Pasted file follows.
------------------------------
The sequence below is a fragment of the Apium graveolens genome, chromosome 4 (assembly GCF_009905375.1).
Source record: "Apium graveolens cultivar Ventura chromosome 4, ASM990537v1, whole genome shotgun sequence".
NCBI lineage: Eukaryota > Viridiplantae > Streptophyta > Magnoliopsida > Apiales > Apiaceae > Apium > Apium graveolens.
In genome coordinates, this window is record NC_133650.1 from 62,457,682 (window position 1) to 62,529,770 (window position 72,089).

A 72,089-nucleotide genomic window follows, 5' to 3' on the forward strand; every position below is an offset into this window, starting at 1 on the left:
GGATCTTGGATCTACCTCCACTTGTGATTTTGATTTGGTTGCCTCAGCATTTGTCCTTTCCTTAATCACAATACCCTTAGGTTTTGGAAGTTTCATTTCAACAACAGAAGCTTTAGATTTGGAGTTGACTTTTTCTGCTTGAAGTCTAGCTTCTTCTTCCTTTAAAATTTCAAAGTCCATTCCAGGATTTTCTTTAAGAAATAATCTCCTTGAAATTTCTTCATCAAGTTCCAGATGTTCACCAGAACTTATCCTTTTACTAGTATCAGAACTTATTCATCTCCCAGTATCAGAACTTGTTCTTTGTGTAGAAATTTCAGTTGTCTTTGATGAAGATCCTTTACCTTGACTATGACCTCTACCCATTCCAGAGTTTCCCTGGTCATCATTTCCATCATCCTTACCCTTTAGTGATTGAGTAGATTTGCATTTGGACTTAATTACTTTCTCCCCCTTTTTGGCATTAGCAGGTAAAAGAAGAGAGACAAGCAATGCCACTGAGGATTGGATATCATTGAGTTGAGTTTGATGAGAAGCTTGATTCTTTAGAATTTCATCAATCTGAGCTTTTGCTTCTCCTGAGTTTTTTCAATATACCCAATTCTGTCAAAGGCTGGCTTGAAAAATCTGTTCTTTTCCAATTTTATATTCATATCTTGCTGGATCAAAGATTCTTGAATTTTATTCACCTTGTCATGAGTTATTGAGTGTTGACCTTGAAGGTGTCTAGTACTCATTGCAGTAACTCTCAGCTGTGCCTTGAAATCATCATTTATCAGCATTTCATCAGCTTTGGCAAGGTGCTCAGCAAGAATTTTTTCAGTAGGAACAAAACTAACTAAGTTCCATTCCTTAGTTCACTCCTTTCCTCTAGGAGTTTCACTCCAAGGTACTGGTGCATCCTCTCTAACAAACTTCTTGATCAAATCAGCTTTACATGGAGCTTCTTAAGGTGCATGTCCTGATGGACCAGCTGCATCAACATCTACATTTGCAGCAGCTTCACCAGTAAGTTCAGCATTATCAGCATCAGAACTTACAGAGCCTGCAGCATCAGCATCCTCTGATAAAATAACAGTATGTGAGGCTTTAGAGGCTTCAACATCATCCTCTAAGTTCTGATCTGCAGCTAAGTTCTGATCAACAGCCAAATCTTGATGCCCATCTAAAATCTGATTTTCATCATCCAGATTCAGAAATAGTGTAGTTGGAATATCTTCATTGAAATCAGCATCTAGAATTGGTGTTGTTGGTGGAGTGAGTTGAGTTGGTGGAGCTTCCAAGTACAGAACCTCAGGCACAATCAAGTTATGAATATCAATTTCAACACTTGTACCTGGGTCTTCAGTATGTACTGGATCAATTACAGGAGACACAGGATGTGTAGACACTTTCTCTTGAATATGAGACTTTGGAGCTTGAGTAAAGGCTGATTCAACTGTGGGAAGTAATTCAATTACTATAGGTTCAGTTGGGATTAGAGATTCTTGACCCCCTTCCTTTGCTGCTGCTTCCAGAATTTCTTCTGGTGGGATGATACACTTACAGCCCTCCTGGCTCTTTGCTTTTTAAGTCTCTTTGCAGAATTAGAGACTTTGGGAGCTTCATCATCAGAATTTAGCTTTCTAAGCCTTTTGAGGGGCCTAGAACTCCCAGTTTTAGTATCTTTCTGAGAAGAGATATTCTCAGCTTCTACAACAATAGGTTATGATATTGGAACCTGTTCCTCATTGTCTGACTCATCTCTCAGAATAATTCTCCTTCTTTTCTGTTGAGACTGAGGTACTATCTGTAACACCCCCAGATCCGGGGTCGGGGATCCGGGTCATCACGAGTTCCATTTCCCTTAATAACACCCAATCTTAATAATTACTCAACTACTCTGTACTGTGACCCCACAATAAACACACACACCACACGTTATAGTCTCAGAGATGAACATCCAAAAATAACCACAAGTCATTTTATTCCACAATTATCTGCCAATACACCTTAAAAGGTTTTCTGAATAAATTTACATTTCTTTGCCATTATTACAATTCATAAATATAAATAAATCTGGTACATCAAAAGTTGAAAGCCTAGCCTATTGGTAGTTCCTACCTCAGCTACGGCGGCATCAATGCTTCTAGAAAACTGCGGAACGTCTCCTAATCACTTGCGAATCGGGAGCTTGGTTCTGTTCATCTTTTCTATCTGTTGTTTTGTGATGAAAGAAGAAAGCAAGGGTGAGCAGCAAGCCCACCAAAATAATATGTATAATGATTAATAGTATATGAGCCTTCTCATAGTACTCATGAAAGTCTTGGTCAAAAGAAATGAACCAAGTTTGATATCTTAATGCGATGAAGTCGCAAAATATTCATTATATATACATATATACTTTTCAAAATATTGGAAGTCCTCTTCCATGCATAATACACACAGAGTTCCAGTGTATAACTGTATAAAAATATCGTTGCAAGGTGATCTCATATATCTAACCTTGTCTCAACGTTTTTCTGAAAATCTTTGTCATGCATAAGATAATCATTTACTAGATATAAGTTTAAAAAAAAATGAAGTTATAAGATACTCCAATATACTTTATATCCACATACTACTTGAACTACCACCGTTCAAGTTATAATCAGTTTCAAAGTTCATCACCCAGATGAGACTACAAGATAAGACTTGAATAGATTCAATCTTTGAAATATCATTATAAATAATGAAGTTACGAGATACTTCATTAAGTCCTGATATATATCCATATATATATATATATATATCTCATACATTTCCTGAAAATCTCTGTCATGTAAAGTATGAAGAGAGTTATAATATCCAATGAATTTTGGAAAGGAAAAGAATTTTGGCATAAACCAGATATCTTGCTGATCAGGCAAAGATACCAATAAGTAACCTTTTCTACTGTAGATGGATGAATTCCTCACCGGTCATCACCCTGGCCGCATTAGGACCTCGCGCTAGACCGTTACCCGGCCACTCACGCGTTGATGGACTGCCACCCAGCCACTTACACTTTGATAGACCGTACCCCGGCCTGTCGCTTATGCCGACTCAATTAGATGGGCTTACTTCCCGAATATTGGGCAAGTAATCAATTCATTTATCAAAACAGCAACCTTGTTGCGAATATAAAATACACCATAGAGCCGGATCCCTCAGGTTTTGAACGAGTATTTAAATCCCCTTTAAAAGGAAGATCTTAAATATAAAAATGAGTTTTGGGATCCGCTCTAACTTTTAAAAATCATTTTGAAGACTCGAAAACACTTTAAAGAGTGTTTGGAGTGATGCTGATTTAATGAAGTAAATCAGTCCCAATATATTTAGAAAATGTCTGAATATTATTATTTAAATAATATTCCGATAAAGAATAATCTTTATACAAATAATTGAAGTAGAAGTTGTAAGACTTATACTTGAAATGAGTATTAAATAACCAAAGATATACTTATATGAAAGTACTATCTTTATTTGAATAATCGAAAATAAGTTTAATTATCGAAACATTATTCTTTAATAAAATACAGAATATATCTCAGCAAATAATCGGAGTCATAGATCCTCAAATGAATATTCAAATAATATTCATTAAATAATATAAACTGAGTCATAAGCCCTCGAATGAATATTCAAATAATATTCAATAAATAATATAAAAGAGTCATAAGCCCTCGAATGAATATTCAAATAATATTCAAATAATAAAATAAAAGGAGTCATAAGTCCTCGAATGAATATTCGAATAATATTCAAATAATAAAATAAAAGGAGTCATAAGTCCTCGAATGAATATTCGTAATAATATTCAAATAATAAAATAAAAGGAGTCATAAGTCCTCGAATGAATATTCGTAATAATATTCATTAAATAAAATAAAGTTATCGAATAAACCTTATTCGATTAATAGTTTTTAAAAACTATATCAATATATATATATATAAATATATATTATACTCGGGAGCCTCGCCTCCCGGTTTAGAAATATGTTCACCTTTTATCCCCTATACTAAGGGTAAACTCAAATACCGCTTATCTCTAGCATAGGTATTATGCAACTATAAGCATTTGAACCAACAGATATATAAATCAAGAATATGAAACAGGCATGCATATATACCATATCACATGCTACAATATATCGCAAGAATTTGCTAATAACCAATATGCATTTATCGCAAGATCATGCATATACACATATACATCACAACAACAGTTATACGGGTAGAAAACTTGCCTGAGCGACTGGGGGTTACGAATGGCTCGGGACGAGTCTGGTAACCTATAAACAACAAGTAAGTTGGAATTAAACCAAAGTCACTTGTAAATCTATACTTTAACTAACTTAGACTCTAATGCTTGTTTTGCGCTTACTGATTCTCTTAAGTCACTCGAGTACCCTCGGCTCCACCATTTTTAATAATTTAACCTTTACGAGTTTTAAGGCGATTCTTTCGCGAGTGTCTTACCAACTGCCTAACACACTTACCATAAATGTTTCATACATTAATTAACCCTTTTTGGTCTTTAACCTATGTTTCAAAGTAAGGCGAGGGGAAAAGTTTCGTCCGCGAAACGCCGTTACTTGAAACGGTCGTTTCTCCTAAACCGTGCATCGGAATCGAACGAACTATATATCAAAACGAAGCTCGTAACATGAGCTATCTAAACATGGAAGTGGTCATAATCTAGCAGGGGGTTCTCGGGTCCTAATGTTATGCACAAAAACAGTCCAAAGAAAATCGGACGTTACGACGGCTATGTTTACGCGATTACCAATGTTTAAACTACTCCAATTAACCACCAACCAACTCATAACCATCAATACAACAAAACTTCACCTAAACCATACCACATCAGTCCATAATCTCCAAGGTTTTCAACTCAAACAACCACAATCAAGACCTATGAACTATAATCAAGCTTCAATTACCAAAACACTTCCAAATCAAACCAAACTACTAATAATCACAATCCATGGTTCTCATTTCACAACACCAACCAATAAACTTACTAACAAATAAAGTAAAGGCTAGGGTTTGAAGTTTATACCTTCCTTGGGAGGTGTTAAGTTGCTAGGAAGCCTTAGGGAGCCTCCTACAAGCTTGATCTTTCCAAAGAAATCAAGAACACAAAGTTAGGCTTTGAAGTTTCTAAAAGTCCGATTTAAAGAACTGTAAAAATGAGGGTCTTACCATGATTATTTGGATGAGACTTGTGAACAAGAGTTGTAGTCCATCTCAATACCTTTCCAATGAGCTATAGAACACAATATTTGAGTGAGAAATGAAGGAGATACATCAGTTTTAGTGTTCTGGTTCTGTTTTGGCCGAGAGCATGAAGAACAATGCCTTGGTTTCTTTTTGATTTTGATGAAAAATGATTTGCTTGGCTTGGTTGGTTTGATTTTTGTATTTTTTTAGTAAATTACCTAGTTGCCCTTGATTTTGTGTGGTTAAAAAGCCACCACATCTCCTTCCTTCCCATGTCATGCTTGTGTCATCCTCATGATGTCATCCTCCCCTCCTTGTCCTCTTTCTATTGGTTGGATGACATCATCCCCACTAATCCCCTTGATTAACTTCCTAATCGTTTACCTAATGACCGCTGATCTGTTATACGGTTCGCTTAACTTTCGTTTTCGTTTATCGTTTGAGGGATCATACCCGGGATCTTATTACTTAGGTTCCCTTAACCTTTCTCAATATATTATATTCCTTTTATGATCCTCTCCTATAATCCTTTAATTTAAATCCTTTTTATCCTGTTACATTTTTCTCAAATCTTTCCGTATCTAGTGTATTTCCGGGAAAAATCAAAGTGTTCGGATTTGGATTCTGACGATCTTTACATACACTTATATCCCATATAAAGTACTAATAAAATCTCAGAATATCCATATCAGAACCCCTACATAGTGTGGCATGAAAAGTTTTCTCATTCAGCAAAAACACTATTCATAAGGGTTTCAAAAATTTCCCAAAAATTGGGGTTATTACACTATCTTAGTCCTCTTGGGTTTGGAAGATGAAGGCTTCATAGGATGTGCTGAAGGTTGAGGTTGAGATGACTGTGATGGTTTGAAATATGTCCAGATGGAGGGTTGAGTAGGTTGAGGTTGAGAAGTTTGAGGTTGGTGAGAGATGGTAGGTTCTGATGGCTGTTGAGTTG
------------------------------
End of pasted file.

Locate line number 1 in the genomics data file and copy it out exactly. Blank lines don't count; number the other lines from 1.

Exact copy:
The sequence below is a fragment of the Apium graveolens genome, chromosome 4 (assembly GCF_009905375.1).